# Stretches and Compressions of Functions with Examples

The transformation of a function allows us to make modifications to its graph. One of these transformations is the stretching and compression of functions. We can compress or stretch the function on the x-axis when we have f(ax) and we can compress or stretch the function on the y-axis when we have af(x) where a is a constant.

In this article, we will learn how to stretch or compress a function both with respect to the x-axis and with respect to the y-axis.

##### ALGEBRA

Relevant for

Learning about stretching and compression functions.

See transformations

##### ALGEBRA

Relevant for

Learning about stretching and compression functions.

See transformations

## Stretches and compressions of a function with respect to the x-axis and the y-axis

Stretches and compressions are transformations that are produced when the x or y values of the original function are multiplied by a constant value.

To understand the stretches and compressions with respect to the x-axis and the y-axis, we are going to use the function $latex f(x)=x+1$. By graphing this function, we get the following line:

To produce stretches and compressions, we are going to multiply by a constant either the x-values or y-values of the function $latex f(x)$. Therefore, we have (i) $latex f(2x)$ and (ii) $latex 2f(x)$. Simplifying, we have:

(i) $latex f(2x)=(2x)+1~$ and (ii) $latex 2f(x)=2(x+1)$

(i) $latex f(2x)=2x+1~$ and (ii) $latex 2f(x)=2x+2$

When we plot functions (i) and (ii) together with the original function $latex f(x)$, we have:

In transformation (i), the graph of $latex f(x)$ has been stretched about the x-axis by a factor of $latex \frac{1}{2}$ (the function was halved)

In transformation (ii), the graph of $latex f(x)$ has been stretched about the y-axis by a factor of 2.

In short, we have:

• The transformation $latex f(ax)$ results in a stretch about the x-axis by a factor of $latex \frac{1}{a}$.
• The transformation $latex af(x)$ results in a stretch about the y-axis by a factor of $latex a$.
• If the stretch factor is between 0 and 1, the transformation is a compression of the graph.

## Examples of stretching and compressing functions

The following examples use the function stretch and compress transformations. Each example has a detailed solution, but try to solve the problems yourself first.

### EXAMPLE 1

Obtain the graph of the function $latex f(x)=x+2$, and then graph the function $latex g(x)=3f(x)$.

The graph of the function $latex f(x)=x+2$ is a line that intersects the y-axis at (0, 2) and the x-axis at (-2, 0):

The function g is given by $latex g(x)=3f(x)=3x+6$. The graph of this function is equal to the graph of f stretched by a factor of 3 about the y-axis.

.

### EXAMPLE 2

What is the difference between the graphs of $latex f(x)=\cos(x)$ and the graphs of $latex g(x)=\cos(2x)$ and $latex h(x)=\cos( \frac{1}{2}x)$?

When we apply the transformation $latex g(x)=f(ax)$, where a is a constant, we produce a stretch or compression about the x-axis.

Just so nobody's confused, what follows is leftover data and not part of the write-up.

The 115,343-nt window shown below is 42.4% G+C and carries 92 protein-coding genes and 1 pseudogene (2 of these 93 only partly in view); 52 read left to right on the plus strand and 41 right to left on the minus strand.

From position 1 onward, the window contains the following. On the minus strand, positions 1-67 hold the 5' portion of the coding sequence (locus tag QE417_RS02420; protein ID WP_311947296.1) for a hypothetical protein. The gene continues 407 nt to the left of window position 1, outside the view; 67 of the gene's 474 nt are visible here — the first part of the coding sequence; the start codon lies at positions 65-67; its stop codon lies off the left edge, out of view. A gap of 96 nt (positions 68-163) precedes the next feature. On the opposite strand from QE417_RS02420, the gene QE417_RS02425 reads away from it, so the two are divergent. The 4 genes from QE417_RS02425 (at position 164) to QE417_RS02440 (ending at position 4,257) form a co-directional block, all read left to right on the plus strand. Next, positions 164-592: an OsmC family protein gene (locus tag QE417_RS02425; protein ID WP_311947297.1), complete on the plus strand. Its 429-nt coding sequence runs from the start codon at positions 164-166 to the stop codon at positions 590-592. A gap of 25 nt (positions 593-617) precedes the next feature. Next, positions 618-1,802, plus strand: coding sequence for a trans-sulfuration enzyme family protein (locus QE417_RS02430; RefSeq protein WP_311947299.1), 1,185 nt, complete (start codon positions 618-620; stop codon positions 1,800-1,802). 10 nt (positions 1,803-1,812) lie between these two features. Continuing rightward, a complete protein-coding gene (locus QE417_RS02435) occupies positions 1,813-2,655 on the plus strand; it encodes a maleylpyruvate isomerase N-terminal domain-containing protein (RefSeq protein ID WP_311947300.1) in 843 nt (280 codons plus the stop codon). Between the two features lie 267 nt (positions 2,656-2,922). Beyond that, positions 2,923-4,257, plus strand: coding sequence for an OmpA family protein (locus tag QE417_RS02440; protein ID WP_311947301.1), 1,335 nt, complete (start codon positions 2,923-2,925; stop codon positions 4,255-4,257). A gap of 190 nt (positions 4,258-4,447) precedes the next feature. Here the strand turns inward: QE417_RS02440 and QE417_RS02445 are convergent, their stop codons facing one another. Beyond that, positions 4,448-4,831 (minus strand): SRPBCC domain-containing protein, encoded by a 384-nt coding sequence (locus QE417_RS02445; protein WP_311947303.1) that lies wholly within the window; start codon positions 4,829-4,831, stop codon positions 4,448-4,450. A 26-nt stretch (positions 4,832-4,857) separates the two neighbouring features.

Therefore, we can look at the graph of the standard cosine function $latex f(x)=\cos(x)$ along with the other two functions:

We see that the graph of $latex g(x)=\cos(2x)$ is halved, i.e. the stretch factor is $latex \frac{1}{a}=\frac{1}{2 }$.

In the case of the graph of $latex h(x)=\cos(\frac{1}{2}x)$, the function is stretched. The stretch factor is $latex \frac{1}{a}=\frac{1}{\frac{1}{2}}=2$.

### EXAMPLE 3

Graph the functions $latex g(x)=2|x|$ and $latex h(x)=0.5|x|$.

In this case, we have the absolute value function, which in its base form, $latex f(x)=|x|$, has the following graph:

Now, the functions g and h are obtained by applying stretches with respect to the y-axis. That is, we have $latex g(x)=2f(x)$ and $latex h(x)=0.5f(x)$.

We see that the function h is stretched by a factor of 2 and the function g by a factor of 0.5 (equals a compression by half).

### EXAMPLE 4

What changes do we need to make to the function $latex f(x)=3x^2+6x$ if we want to stretch it by a factor of 3 about the x-axis?

To stretch a function by a factor of 3 about the x-axis, we have to apply the transformation $latex g(x)=f(\frac{1}{3}x)$.

This means that we have to replace the variable x in f with $latex \frac{1}{3}x$. Therefore, we have:

$latex g(x)=f(\frac{1}{3}x)$

$latex g(x)=3(\frac{1}{3}x)^2+6(\frac{1}{3}x)$

$latex g(x)=3(\frac{1}{9})x^2+2x$

$latex g(x)=\frac{1}{3}x^2+2x$

## Stretching and compression of functions – Practice problems

Apply everything you have learned about stretching and compressing functions to solve the following practice problems.

Choose an answer

Choose an answer

Choose an answer

## See also

Interested in learning more about function transformations? Take a look at these pages:

### Jefferson Huera Guzman

Jefferson is the lead author and administrator of Neurochispas.com. The interactive Mathematics and Physics content that I have created has helped many students.

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